403,a tricky one
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Thread: 403,a tricky one

  1. #1
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    Default 403,a tricky one

    Searching for a coolant leak I noticed a plug or some sort has dropped out of the block on the RHS below the rear pipe of the exhaust manifold. As access is difficult I am having trouble identifying the thread so I can plug it up.Please can anyone help?
    Woody

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  2. #2
    WLB
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    The coolant drain plug isn't screwed in. It's just a plug with a rubber washer that is held in by spring pressure. The 'spring' is a long steel rod that pivots lower down the block, and the plug slides on it. The top of the rod is located in a J-shaped slot in a metal plate near the manifold. It's very clever. You just slide the end of the rod around in the slot to take the pressure off the plug and it moves outward to allow draining. It's prevented from dropping out and sliding down the rod by an X-shaped inner end which doesn't normally come all the way out of the block. The plug is alloy and can corrode.

    I haven't looked at or worked on a 403 since the late '70s so this is all from memory.

    Check that you haven't accidentally moved the top of the rod in its slot, thereby releasing the inner pressure and pulling the plug from the hole.
    Check that the plug hasn't corroded and lost the protruding end the locates it in the hole in the block.
    Check that the rubber seal is still good.
    Check that the rod isn't bent and lost its springiness.

    Of course a previous owner may have removed all this original stuff, tapped the hole, and screwed in a conventional plug. In which case it's anyone's guess.
    But if it was me, I would have chosen an 1/8" or 1/4" BSP(tapered) brass plug as that is what would commonly be used in such an application.
    These are readily available from a plumbing and gas-fitting supplier so you could try one.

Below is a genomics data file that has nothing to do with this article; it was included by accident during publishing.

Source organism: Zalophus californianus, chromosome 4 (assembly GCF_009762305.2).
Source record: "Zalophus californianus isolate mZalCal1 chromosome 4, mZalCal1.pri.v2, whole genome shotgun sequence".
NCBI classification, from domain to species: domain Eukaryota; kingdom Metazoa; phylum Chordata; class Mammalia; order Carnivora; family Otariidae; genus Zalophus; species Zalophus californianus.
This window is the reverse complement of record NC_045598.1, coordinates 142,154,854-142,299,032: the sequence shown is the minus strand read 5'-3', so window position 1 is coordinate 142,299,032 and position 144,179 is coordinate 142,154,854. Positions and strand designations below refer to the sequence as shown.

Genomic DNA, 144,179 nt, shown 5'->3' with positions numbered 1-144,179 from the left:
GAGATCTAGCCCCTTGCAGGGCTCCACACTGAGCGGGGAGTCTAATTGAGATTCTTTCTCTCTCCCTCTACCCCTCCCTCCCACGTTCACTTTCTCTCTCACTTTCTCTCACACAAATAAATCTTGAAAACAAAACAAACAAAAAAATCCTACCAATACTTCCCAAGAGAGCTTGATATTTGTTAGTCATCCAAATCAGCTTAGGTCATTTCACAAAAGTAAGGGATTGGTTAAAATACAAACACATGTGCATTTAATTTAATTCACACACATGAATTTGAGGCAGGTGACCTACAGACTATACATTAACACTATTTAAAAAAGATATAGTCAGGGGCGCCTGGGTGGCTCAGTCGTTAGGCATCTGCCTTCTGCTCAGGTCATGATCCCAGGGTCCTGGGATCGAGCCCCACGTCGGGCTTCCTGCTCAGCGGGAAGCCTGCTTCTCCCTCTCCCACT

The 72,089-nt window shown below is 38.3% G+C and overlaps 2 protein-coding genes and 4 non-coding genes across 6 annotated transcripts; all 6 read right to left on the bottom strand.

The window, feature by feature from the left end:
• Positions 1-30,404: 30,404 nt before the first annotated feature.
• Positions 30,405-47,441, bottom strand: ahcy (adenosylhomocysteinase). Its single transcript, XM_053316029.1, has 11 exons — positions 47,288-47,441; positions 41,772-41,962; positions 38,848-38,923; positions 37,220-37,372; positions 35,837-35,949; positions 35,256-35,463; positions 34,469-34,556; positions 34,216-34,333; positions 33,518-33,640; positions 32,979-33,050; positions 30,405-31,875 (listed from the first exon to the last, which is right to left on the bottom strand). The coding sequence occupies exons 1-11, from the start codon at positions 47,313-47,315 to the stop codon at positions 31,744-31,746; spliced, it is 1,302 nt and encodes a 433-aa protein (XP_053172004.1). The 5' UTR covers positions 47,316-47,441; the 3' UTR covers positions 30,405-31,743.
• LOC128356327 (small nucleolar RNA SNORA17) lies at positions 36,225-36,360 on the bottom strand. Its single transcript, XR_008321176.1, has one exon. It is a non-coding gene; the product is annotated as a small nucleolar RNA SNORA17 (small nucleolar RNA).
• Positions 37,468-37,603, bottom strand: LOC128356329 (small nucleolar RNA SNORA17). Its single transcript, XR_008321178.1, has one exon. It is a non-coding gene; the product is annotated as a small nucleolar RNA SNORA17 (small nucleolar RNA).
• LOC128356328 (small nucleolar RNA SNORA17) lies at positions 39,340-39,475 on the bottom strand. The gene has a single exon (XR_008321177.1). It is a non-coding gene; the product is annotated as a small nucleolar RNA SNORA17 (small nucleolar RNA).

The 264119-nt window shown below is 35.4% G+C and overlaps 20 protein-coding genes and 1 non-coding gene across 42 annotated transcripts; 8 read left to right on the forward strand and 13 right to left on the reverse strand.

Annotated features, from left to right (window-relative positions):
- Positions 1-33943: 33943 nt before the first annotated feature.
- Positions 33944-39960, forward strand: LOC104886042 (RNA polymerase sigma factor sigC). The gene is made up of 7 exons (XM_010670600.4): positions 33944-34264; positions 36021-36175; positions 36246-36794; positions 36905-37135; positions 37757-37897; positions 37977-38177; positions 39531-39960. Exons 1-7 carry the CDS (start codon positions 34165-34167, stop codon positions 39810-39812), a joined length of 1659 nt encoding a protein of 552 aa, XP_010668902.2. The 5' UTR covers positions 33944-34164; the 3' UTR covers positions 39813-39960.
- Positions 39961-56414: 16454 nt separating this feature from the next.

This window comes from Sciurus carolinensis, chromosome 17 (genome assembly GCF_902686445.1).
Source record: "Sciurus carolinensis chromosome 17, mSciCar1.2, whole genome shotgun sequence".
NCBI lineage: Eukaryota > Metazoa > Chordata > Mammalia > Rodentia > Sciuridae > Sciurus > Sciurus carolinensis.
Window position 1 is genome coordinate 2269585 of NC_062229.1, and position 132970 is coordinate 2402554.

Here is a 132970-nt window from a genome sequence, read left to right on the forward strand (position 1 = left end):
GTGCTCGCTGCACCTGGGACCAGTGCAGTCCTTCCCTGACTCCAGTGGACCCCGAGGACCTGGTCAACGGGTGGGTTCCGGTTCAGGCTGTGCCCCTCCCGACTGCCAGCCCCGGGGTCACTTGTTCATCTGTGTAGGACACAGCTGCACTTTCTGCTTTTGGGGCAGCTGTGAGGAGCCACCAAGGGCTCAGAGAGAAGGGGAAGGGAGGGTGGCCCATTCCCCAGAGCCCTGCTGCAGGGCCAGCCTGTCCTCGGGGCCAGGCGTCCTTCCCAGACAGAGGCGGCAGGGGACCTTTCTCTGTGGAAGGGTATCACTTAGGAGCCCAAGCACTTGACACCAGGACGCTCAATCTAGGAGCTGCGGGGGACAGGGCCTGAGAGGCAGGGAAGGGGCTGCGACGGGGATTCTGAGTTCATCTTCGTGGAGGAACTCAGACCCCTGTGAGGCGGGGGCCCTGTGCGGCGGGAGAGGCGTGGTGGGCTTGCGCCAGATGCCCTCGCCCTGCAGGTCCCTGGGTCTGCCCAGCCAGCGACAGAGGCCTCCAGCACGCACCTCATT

Thread tapping bits are readily available if the thread is damaged.

    The ISO metric system for pipe thread sizes adopted the British BSP standard and the only difference is that its size is given in mm instead of fractions of an inch. For example, an ISO 25mm pipe thread is the same as 1" BSP.

    Good luck.
    Last edited by WLB; 23rd August 2014 at 10:59 AM. Reason: fix typo
    pugnut1 likes this.

  3. #3
    1000+ Posts Peter Chisholm's Avatar
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    You could be referring to the block drain plug. If so, it has no thread but seals due its rubber gasket being sandwiched between the spring loaded valve and the block.
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    1000+ Posts fnqvmuch's Avatar
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    WLB i must say that takes the cake as an answer; says it all and then some ...
    please see the att. as gilding the lily.

    noting this is the 203 type but near as dammit ...
    Last edited by fnqvmuch; 23rd August 2014 at 01:11 AM.

  5. #5
    1000+ Posts Peter Chisholm's Avatar
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    Glad that all seems sorted then!

  6. #6
    WLB
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    Thanks fnqvmuch, but if you'd seen me this afternoon trying to remember how the drive belt on my mower threads around all the pulleys, you might have reconsidered your opinion of my powers of recall. Thanks for the drawing.

    Peter, it looks like we both posted at virtually the same time.

  7. #7
    1000+ Posts Peter Chisholm's Avatar
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    Yes, mustve been typing together!
    As to why recall is good for old stuff, I have no idea but I am, obviously, not alone.

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